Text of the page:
Sundance 2012: 'Buried' Director Unveils New Thriller 'Red Lights'
The film from Rodrigo Cortes premiered Friday night at the Eccles Theatre.
Following the premiere of Red Lights on Friday night at the Eccles Theatre, filmmaker Rodrigo Cortes was asked by a confused audience member during a Q&A to explain the ending to his supernatural thriller, and the query was met with applause from many in the 1,270-seat theater.
But Cortes, director of 2010 Sundance hit Buried, didn't bite, saying: "I'm afraid I won't," before adding that he wanted attendees to discuss the ending and determine for themselves what transpires and what it all is supposed to mean.
Cortes wrote and directed Red Lights, which is playing in Sundance's Premieres section and stars Robert De Niro, Cillian Murphy, Sigourney Weaver and Elizabeth Olsen.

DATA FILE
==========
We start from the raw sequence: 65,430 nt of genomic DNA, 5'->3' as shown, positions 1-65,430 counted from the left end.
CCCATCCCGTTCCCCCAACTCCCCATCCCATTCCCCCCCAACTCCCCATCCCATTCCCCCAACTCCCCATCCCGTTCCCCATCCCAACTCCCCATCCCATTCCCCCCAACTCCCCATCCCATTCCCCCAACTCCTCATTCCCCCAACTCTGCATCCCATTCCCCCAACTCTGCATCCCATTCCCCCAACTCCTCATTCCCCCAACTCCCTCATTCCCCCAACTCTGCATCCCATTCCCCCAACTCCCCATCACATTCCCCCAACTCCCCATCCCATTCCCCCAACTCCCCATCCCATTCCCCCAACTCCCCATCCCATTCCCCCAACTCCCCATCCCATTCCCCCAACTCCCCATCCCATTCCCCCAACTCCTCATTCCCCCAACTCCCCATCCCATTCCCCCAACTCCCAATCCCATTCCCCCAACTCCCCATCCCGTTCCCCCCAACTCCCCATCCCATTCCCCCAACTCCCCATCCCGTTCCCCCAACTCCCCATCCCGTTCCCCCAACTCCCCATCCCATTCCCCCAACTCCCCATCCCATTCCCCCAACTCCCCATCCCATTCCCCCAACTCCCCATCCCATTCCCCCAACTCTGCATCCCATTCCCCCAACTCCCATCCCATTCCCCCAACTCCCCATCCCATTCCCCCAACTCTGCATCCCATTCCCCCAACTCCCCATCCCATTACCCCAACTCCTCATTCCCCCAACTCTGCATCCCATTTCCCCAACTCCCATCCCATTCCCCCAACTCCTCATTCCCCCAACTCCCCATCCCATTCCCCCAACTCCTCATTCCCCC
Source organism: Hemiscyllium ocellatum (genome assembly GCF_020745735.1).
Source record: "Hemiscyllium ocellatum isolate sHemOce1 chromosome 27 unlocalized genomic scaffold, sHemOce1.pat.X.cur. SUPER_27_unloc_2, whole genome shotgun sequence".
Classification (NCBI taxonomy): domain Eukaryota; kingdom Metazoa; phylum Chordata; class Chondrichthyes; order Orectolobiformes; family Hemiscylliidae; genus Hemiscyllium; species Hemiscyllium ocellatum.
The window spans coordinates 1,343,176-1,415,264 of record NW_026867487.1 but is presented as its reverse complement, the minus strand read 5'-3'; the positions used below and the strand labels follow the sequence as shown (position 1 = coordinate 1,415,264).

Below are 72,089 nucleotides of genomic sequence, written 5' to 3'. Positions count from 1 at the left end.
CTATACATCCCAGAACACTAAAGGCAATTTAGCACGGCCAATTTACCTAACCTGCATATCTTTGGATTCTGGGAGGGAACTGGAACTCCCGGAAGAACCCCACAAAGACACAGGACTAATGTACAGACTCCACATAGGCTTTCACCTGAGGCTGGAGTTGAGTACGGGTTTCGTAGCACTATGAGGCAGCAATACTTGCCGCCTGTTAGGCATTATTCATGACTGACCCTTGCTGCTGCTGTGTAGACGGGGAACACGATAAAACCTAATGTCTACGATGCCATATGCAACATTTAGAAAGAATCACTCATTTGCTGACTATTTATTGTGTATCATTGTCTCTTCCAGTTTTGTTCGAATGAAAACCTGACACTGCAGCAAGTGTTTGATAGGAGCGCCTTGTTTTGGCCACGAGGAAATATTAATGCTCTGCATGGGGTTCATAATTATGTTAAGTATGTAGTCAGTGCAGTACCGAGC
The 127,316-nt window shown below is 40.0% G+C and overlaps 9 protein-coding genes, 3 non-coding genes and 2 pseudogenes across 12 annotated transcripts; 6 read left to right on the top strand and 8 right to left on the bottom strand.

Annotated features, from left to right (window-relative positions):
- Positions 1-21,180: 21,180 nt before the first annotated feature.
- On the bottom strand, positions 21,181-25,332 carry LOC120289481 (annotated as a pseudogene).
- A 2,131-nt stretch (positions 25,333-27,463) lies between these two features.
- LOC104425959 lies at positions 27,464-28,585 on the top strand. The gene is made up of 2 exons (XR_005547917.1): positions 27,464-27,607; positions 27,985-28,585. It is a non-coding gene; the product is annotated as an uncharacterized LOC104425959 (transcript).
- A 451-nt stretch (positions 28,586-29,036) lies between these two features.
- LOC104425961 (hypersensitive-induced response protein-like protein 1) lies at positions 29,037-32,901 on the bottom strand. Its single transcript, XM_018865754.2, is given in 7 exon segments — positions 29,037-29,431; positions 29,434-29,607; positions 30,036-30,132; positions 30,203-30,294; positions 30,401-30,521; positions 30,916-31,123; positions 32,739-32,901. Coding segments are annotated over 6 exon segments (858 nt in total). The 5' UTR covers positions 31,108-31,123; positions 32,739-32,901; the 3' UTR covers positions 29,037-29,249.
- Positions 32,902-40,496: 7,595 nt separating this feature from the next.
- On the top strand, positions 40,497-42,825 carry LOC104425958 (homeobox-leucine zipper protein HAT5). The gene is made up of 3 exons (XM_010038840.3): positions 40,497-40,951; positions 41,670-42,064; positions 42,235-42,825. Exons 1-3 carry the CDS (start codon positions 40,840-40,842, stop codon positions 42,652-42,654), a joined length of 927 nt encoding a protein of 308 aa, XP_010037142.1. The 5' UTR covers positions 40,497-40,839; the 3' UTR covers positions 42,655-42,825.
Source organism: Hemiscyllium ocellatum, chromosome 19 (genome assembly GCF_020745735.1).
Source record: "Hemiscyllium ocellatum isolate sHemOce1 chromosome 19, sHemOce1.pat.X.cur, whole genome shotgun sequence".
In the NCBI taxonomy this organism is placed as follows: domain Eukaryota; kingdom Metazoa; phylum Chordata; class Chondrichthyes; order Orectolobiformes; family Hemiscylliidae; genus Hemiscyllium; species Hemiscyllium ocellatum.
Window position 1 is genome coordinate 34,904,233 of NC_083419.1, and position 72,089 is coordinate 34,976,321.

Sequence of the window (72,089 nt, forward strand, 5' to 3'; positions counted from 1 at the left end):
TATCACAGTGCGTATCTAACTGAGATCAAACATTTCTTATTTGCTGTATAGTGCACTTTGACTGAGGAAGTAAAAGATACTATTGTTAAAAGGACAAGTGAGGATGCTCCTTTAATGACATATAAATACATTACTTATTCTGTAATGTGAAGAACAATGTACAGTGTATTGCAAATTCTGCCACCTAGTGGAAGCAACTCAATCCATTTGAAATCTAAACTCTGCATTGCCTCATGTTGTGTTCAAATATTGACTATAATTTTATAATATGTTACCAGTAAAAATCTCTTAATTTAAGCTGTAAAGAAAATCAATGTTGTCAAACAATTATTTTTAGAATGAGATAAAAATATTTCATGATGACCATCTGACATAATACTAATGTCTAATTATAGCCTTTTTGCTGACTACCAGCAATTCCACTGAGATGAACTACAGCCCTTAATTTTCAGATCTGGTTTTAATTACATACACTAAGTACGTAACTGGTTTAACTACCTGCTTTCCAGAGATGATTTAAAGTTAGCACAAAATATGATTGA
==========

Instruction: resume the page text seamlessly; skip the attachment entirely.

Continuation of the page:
Red Lights centers on two investigators of alleged supernatural phenomena -- played by Murphy and Weaver -- who appear to meet their match in a blind healer named Simon Silver played by De Niro. But the film, which Cortes said cost between $15 million and $17 million and took 10 weeks to shoot in Barcelona and Toronto, doesn't resolve in a way that makes it clear how Silver's deception is uncovered.
"I don't think movies should give all the answers," said Cortes.
Murphy, Olsen and Weaver joined Cortes on stage for the Q&A; Murphy said that he was attracted to the project because "it was just a brilliant script ... and to get to work with actors like this is a dream for me."
The session also had its lighthearted moments -- when one audience member asked Cortes a lengthy question about the project and how he relates to the subject matter, the director joked that the man asked: "How is it possible I am so good looking?"
"I don't exactly know what this film is about," Cortes later added.
Still, with a slew of big-name actors and a look befitting a budget of as much as $17 million, Red Lights should attract interest from buyers.
UTA is handling domestic sales for Red Lights and Parlay Films is handling foreign rights. The film next screens Saturday morning at the MARC.
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